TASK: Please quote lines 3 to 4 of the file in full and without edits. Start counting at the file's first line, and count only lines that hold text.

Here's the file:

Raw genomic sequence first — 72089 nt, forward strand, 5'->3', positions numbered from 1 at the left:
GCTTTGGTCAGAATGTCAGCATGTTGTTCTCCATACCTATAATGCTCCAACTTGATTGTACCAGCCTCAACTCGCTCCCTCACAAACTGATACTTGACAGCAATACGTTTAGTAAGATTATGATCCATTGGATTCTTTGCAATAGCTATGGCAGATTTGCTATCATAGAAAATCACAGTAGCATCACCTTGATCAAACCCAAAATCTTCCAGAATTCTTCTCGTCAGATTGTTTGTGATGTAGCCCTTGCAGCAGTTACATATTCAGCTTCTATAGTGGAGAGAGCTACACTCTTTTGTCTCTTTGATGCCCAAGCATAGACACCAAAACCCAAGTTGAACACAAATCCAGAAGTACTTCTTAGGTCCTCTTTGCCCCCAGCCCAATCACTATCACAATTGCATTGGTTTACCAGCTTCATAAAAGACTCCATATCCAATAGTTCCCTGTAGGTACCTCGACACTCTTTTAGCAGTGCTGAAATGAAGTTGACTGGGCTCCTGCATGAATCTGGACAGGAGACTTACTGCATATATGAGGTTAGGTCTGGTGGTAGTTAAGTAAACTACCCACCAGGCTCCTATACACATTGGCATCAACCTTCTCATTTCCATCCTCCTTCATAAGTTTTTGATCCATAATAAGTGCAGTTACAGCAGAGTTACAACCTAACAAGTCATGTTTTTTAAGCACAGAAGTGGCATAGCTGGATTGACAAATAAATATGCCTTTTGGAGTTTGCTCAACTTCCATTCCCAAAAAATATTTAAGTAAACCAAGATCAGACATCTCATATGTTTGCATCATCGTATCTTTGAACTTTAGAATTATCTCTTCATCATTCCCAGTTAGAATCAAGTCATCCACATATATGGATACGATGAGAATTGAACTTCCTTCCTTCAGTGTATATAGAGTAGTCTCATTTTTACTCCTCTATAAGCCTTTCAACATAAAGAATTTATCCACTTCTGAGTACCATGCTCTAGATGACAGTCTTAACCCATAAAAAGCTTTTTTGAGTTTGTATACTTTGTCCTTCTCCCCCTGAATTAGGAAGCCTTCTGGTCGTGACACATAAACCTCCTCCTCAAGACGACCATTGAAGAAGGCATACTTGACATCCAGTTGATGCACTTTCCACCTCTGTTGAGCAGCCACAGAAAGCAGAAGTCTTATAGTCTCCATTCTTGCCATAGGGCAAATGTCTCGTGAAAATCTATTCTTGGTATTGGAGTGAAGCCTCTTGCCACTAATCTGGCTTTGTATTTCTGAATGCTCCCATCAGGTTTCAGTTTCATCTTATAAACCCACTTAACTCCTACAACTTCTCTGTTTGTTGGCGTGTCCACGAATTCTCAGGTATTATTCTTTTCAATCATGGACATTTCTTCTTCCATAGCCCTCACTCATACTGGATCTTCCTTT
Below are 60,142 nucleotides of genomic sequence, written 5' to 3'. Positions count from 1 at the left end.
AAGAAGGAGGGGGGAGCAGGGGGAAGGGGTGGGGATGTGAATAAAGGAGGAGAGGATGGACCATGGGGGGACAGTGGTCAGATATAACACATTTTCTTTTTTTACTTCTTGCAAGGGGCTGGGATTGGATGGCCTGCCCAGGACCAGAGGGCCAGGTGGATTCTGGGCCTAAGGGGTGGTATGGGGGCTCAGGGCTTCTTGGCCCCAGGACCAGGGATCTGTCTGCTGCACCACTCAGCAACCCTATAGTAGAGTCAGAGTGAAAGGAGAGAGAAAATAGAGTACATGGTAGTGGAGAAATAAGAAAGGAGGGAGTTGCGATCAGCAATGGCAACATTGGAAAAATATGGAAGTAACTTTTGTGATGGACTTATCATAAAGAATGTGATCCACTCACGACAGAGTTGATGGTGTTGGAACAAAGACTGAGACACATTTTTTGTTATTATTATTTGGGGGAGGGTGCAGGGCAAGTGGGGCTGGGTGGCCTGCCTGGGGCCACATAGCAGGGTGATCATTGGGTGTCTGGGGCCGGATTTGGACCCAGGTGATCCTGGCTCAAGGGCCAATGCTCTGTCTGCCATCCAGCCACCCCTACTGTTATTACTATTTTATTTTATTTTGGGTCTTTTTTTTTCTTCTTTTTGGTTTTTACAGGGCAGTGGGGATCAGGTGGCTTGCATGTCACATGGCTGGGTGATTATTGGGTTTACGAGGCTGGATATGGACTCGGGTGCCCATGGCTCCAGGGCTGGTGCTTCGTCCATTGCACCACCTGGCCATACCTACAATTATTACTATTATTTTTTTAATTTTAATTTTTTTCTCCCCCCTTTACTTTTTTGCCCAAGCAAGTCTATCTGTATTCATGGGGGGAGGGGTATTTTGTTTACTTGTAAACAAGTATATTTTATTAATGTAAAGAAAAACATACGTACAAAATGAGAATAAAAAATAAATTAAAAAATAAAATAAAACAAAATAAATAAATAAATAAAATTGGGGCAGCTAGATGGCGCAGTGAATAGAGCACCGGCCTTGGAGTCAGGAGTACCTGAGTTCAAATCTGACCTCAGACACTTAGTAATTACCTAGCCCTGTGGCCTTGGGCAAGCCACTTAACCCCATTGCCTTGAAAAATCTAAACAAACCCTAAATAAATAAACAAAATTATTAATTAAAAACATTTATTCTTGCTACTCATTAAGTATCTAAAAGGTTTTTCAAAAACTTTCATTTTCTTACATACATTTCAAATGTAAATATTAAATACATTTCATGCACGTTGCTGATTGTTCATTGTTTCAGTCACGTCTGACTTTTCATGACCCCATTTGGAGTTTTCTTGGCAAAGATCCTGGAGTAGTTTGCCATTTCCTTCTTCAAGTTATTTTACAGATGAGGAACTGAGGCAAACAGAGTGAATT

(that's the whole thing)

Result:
Below are 60,142 nucleotides of genomic sequence, written 5' to 3'. Positions count from 1 at the left end.
AAGAAGGAGGGGGGAGCAGGGGGAAGGGGTGGGGATGTGAATAAAGGAGGAGAGGATGGACCATGGGGGGACAGTGGTCAGATATAACACATTTTCTTTTTTTACTTCTTGCAAGGGGCTGGGATTGGATGGCCTGCCCAGGACCAGAGGGCCAGGTGGATTCTGGGCCTAAGGGGTGGTATGGGGGCTCAGGGCTTCTTGGCCCCAGGACCAGGGATCTGTCTGCTGCACCACTCAGCAACCCTATAGTAGAGTCAGAGTGAAAGGAGAGAGAAAATAGAGTACATGGTAGTGGAGAAATAAGAAAGGAGGGAGTTGCGATCAGCAATGGCAACATTGGAAAAATATGGAAGTAACTTTTGTGATGGACTTATCATAAAGAATGTGATCCACTCACGACAGAGTTGATGGTGTTGGAACAAAGACTGAGACACATTTTTTGTTATTATTATTTGGGGGAGGGTGCAGGGCAAGTGGGGCTGGGTGGCCTGCCTGGGGCCACATAGCAGGGTGATCATTGGGTGTCTGGGGCCGGATTTGGACCCAGGTGATCCTGGCTCAAGGGCCAATGCTCTGTCTGCCATCCAGCCACCCCTACTGTTATTACTATTTTATTTTATTTTGGGTCTTTTTTTTTCTTCTTTTTGGTTTTTACAGGGCAGTGGGGATCAGGTGGCTTGCATGTCACATGGCTGGGTGATTATTGGGTTTACGAGGCTGGATATGGACTCGGGTGCCCATGGCTCCAGGGCTGGTGCTTCGTCCATTGCACCACCTGGCCATACCTACAATTATTACTATTATTTTTTTAATTTTAATTTTTTTCTCCCCCCTTTACTTTTTTGCCCAAGCAAGTCTATCTGTATTCATGGGGGGAGGGGTATTTTGTTTACTTGTAAACAAGTATATTTTATTAATGTAAAGAAAAACATACGTACAAAATGAGAATAAAAAATAAATTAAAAAATAAAATAAAACAAAATAAATAAATAAATAAAATTGGGGCAGCTAGATGGCGCAGTGAATAGAGCACCGGCCTTGGAGTCAGGAGTACCTGAGTTCAAATCTGACCTCAGACACTTAGTAATTACCTAGCCCTGTGGCCTTGGGCAAGCCACTTAACCCCATTGCCTTGAAAAATCTAAACAAACCCTAAATAAATAAACAAAATTATTAATTAAAAACATTTATTCTTGCTACTCATTAAGTATCTAAAAGGTTTTTCAAAAACTTTCATTTTCTTACATACATTTCAAATGTAAATATTAAATACATTTCATGCACGTTGCTGATTGTTCATTGTTTCAGTCACGTCTGACTTTTCATGACCCCATTTGGAGTTTTCTTGGCAAAGATCCTGGAGTAGTTTGCCATTTCCTTCTTCAAGTTATTTTACAGATGAGGAACTGAGGCAAACAGAGTGAATT